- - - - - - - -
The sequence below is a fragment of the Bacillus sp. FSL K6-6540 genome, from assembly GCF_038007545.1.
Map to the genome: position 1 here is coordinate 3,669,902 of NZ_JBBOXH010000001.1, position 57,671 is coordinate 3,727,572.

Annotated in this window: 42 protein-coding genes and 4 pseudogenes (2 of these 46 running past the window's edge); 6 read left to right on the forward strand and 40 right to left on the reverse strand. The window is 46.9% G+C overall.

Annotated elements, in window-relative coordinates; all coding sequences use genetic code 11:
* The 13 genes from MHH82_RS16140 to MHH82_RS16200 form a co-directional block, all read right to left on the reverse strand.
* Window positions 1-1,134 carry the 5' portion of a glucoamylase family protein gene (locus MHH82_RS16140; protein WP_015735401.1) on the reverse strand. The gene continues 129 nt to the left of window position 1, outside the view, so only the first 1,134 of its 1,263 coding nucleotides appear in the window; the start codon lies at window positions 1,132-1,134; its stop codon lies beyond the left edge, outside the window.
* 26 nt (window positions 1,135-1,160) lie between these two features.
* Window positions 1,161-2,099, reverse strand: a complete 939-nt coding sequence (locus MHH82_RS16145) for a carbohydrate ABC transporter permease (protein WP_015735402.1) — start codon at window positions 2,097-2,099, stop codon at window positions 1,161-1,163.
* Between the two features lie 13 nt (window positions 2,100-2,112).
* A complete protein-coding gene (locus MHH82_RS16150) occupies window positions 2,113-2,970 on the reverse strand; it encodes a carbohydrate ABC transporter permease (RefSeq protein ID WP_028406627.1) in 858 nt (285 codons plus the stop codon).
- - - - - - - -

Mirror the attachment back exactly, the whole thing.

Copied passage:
The sequence below is a fragment of the Bacillus sp. FSL K6-6540 genome, from assembly GCF_038007545.1.
Map to the genome: position 1 here is coordinate 3,669,902 of NZ_JBBOXH010000001.1, position 57,671 is coordinate 3,727,572.

Annotated in this window: 42 protein-coding genes and 4 pseudogenes (2 of these 46 running past the window's edge); 6 read left to right on the forward strand and 40 right to left on the reverse strand. The window is 46.9% G+C overall.

Annotated elements, in window-relative coordinates; all coding sequences use genetic code 11:
* The 13 genes from MHH82_RS16140 to MHH82_RS16200 form a co-directional block, all read right to left on the reverse strand.
* Window positions 1-1,134 carry the 5' portion of a glucoamylase family protein gene (locus MHH82_RS16140; protein WP_015735401.1) on the reverse strand. The gene continues 129 nt to the left of window position 1, outside the view, so only the first 1,134 of its 1,263 coding nucleotides appear in the window; the start codon lies at window positions 1,132-1,134; its stop codon lies beyond the left edge, outside the window.
* 26 nt (window positions 1,135-1,160) lie between these two features.
* Window positions 1,161-2,099, reverse strand: a complete 939-nt coding sequence (locus MHH82_RS16145) for a carbohydrate ABC transporter permease (protein WP_015735402.1) — start codon at window positions 2,097-2,099, stop codon at window positions 1,161-1,163.
* Between the two features lie 13 nt (window positions 2,100-2,112).
* A complete protein-coding gene (locus MHH82_RS16150) occupies window positions 2,113-2,970 on the reverse strand; it encodes a carbohydrate ABC transporter permease (RefSeq protein ID WP_028406627.1) in 858 nt (285 codons plus the stop codon).